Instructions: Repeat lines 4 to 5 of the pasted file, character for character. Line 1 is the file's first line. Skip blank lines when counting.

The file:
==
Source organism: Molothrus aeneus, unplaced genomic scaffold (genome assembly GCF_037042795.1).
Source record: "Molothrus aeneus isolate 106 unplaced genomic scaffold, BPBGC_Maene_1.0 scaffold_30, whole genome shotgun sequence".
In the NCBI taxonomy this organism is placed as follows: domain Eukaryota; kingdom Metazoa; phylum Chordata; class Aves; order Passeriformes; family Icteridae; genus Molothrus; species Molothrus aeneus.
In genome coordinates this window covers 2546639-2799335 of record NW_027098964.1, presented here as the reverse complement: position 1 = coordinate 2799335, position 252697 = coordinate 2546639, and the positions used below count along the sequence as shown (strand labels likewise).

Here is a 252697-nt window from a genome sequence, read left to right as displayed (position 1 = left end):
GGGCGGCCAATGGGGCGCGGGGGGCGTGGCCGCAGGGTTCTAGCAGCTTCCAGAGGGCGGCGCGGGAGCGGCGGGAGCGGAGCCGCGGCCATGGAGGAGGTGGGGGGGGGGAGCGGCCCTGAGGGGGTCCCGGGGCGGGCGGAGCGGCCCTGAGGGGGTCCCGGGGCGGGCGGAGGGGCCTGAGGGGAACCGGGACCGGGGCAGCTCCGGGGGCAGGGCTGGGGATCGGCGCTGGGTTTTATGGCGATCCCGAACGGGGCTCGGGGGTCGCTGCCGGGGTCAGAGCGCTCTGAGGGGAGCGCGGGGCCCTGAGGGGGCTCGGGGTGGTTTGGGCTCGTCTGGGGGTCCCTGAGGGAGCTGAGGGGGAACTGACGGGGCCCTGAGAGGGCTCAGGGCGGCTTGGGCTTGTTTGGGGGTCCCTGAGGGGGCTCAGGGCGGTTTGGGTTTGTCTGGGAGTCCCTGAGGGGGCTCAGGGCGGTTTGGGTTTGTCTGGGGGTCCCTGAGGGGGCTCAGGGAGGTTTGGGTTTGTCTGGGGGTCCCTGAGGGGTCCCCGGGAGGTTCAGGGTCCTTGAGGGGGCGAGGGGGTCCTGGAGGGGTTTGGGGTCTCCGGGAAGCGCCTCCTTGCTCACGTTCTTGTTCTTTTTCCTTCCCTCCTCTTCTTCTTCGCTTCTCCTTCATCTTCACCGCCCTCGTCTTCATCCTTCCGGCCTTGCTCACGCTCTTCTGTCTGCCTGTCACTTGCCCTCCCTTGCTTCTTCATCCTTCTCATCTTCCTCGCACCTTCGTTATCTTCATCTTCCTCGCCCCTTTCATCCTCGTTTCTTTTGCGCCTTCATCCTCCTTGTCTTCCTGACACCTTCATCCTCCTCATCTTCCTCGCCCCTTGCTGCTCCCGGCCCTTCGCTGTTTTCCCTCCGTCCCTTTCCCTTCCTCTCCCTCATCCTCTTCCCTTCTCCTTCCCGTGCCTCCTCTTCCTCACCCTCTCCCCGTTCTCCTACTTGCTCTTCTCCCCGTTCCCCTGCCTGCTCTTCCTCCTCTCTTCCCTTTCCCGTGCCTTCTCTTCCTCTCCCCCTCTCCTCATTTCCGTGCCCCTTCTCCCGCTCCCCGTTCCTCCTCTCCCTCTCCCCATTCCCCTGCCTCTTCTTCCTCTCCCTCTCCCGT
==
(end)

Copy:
In genome coordinates this window covers 2546639-2799335 of record NW_027098964.1, presented here as the reverse complement: position 1 = coordinate 2799335, position 252697 = coordinate 2546639, and the positions used below count along the sequence as shown (strand labels likewise).

Here is a 252697-nt window from a genome sequence, read left to right as displayed (position 1 = left end):